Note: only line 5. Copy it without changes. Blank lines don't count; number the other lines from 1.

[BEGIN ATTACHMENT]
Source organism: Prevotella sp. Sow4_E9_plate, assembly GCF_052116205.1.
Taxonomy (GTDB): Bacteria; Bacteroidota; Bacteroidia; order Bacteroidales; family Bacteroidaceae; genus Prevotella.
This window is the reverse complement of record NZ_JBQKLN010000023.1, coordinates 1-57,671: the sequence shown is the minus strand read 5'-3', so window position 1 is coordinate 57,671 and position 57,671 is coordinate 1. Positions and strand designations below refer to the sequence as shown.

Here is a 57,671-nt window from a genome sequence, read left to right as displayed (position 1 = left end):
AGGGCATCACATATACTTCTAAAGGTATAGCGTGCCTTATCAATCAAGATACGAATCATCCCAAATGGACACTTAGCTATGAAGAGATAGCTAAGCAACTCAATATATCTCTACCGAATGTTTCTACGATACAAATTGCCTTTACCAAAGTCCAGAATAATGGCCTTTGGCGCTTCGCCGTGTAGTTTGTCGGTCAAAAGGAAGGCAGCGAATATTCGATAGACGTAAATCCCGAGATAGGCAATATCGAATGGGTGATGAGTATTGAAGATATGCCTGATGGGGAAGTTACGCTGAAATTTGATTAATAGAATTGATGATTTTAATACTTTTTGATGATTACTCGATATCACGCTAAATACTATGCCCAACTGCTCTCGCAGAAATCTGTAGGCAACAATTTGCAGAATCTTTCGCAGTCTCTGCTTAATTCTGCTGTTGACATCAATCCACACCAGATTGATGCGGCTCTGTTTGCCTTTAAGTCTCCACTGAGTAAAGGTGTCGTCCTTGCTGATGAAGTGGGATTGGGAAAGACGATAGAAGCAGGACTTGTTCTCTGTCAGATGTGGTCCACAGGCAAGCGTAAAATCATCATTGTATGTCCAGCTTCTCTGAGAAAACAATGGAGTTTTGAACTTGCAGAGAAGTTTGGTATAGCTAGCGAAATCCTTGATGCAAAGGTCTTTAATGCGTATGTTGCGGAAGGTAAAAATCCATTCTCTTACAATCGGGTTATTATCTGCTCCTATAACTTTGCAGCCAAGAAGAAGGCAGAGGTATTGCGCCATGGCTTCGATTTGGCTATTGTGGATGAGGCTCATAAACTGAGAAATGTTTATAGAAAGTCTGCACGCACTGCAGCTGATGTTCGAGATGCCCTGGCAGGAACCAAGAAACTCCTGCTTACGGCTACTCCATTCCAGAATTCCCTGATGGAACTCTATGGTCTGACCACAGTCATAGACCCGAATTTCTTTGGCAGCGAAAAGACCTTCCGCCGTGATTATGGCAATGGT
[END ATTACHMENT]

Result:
AGGGCATCACATATACTTCTAAAGGTATAGCGTGCCTTATCAATCAAGATACGAATCATCCCAAATGGACACTTAGCTATGAAGAGATAGCTAAGCAACTCAATATATCTCTACCGAATGTTTCTACGATACAAATTGCCTTTACCAAAGTCCAGAATAATGGCCTTTGGCGCTTCGCCGTGTAGTTTGTCGGTCAAAAGGAAGGCAGCGAATATTCGATAGACGTAAATCCCGAGATAGGCAATATCGAATGGGTGATGAGTATTGAAGATATGCCTGATGGGGAAGTTACGCTGAAATTTGATTAATAGAATTGATGATTTTAATACTTTTTGATGATTACTCGATATCACGCTAAATACTATGCCCAACTGCTCTCGCAGAAATCTGTAGGCAACAATTTGCAGAATCTTTCGCAGTCTCTGCTTAATTCTGCTGTTGACATCAATCCACACCAGATTGATGCGGCTCTGTTTGCCTTTAAGTCTCCACTGAGTAAAGGTGTCGTCCTTGCTGATGAAGTGGGATTGGGAAAGACGATAGAAGCAGGACTTGTTCTCTGTCAGATGTGGTCCACAGGCAAGCGTAAAATCATCATTGTATGTCCAGCTTCTCTGAGAAAACAATGGAGTTTTGAACTTGCAGAGAAGTTTGGTATAGCTAGCGAAATCCTTGATGCAAAGGTCTTTAATGCGTATGTTGCGGAAGGTAAAAATCCATTCTCTTACAATCGGGTTATTATCTGCTCCTATAACTTTGCAGCCAAGAAGAAGGCAGAGGTATTGCGCCATGGCTTCGATTTGGCTATTGTGGATGAGGCTCATAAACTGAGAAATGTTTATAGAAAGTCTGCACGCACTGCAGCTGATGTTCGAGATGCCCTGGCAGGAACCAAGAAACTCCTGCTTACGGCTACTCCATTCCAGAATTCCCTGATGGAACTCTATGGTCTGACCACAGTCATAGACCCGAATTTCTTTGGCAGCGAAAAGACCTTCCGCCGTGATTATGGCAATGGT